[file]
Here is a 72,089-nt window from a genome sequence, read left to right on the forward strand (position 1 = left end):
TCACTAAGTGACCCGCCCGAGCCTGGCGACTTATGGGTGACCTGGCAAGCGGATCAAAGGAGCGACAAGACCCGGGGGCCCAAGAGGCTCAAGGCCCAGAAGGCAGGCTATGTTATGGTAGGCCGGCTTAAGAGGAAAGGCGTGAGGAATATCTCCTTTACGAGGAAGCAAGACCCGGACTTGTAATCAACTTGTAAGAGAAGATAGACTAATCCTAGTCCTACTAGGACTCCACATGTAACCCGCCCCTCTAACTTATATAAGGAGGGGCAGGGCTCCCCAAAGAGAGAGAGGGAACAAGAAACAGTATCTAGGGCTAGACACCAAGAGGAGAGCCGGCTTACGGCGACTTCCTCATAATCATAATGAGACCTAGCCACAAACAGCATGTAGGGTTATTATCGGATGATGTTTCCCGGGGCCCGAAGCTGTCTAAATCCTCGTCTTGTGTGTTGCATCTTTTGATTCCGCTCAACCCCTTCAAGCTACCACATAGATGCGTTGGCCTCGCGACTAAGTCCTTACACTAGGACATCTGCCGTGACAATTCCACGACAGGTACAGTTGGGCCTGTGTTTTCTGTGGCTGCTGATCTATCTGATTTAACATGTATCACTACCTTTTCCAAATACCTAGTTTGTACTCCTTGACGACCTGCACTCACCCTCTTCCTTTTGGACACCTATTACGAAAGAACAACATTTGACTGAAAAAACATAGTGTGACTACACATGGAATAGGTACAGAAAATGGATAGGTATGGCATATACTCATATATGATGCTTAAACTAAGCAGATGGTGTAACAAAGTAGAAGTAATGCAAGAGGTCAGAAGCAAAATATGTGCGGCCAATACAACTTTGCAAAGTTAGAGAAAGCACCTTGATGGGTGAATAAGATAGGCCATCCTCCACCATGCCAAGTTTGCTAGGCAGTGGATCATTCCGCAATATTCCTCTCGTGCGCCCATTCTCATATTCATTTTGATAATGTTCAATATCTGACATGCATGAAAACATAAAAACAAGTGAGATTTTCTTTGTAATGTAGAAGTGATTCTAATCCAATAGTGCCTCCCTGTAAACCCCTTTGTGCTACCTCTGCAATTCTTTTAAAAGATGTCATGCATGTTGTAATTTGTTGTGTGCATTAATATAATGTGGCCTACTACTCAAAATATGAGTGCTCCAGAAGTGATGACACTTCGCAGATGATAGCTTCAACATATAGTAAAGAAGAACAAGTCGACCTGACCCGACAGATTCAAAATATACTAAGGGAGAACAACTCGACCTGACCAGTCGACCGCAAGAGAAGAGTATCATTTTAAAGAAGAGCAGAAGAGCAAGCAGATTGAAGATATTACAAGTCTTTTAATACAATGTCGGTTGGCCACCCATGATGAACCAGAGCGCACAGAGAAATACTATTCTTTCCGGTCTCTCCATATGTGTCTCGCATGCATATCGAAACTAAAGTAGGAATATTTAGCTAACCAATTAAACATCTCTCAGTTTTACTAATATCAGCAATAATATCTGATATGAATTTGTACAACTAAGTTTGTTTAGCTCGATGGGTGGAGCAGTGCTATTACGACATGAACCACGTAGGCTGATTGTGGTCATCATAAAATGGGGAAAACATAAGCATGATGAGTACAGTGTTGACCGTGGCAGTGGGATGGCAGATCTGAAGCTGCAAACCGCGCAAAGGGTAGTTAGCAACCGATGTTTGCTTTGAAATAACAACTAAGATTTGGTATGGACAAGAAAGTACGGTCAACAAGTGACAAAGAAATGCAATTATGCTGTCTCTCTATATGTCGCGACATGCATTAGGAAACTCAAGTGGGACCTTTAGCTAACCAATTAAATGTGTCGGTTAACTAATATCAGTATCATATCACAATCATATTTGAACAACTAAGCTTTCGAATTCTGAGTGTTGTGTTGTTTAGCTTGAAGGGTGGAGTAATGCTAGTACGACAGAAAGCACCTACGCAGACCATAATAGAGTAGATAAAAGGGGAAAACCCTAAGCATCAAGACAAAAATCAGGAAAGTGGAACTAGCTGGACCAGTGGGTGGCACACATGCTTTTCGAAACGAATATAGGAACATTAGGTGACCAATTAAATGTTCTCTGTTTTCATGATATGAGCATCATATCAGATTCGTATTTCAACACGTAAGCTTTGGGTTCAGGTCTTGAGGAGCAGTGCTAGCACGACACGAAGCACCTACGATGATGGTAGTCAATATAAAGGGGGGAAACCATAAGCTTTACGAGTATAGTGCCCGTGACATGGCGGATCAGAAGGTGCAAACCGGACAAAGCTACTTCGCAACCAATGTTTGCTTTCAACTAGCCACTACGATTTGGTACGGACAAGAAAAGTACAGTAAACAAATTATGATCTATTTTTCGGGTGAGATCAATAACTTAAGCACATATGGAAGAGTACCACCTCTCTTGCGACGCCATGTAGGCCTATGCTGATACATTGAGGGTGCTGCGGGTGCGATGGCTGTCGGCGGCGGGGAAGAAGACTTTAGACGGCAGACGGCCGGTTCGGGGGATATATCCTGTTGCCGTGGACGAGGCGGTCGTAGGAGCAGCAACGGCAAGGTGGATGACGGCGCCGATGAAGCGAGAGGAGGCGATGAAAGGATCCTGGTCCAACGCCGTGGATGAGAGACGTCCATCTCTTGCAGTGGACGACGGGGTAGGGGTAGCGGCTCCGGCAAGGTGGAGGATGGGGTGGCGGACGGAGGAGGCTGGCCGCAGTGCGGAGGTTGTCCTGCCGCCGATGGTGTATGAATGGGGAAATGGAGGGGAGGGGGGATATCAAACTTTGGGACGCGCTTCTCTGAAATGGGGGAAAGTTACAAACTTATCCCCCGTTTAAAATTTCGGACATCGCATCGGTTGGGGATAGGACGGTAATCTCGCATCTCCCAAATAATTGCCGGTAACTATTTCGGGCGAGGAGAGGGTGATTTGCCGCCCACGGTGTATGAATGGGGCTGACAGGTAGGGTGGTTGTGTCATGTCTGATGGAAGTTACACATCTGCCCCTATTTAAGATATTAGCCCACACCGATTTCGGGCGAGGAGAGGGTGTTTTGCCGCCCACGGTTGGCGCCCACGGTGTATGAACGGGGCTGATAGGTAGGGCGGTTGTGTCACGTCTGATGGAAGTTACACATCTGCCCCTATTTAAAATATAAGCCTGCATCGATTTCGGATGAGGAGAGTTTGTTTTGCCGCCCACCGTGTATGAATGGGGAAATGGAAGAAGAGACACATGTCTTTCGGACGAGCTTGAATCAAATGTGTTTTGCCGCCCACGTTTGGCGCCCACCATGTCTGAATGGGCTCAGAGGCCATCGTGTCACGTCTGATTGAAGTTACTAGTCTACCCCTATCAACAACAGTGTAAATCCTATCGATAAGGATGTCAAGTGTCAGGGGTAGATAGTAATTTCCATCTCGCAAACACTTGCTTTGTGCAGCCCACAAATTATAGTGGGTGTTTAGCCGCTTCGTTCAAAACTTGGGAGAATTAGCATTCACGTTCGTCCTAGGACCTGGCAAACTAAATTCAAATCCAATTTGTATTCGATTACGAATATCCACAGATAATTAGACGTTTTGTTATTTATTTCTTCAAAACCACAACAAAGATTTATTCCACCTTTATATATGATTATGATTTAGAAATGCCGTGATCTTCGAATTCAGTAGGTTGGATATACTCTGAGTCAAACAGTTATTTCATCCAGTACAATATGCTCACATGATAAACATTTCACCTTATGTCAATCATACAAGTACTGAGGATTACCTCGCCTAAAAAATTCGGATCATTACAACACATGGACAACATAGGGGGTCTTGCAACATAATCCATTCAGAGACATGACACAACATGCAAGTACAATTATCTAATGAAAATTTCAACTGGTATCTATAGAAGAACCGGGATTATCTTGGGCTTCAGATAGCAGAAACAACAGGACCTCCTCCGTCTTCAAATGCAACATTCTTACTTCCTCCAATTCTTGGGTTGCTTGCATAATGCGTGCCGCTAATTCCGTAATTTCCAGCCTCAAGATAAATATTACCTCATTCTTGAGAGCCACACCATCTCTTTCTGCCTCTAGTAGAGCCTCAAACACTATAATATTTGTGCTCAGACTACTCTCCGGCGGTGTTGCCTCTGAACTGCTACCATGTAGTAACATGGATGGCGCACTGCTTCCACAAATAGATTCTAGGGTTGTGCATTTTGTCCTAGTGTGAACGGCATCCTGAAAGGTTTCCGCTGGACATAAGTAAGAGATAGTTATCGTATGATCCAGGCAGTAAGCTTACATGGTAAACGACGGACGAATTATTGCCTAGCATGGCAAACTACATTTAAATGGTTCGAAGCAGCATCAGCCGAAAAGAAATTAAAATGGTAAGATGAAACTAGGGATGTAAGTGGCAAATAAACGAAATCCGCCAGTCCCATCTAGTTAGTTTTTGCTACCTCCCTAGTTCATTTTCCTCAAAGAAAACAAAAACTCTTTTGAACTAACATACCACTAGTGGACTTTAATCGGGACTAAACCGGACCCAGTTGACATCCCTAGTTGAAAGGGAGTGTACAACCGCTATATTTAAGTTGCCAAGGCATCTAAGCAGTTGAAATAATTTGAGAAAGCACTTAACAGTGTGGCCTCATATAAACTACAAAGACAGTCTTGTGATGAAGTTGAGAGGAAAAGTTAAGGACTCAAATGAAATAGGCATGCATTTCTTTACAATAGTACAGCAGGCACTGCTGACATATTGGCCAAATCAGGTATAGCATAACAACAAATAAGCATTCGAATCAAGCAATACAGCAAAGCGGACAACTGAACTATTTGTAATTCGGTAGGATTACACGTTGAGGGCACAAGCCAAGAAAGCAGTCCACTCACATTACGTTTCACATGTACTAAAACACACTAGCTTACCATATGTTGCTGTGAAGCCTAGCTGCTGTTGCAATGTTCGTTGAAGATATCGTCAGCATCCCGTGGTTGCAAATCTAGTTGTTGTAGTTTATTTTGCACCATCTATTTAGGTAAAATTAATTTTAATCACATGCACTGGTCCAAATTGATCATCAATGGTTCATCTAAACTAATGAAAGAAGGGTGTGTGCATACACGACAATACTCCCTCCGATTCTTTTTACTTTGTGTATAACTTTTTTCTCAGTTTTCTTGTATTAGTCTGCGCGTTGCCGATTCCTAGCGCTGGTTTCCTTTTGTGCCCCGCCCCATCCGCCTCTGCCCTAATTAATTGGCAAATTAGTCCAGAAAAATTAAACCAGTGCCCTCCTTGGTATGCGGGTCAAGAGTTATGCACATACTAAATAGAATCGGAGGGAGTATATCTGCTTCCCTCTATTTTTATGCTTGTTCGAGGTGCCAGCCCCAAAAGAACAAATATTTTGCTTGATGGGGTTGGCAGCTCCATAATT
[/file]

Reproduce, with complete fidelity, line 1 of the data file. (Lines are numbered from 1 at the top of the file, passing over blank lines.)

Here is a 72,089-nt window from a genome sequence, read left to right on the forward strand (position 1 = left end):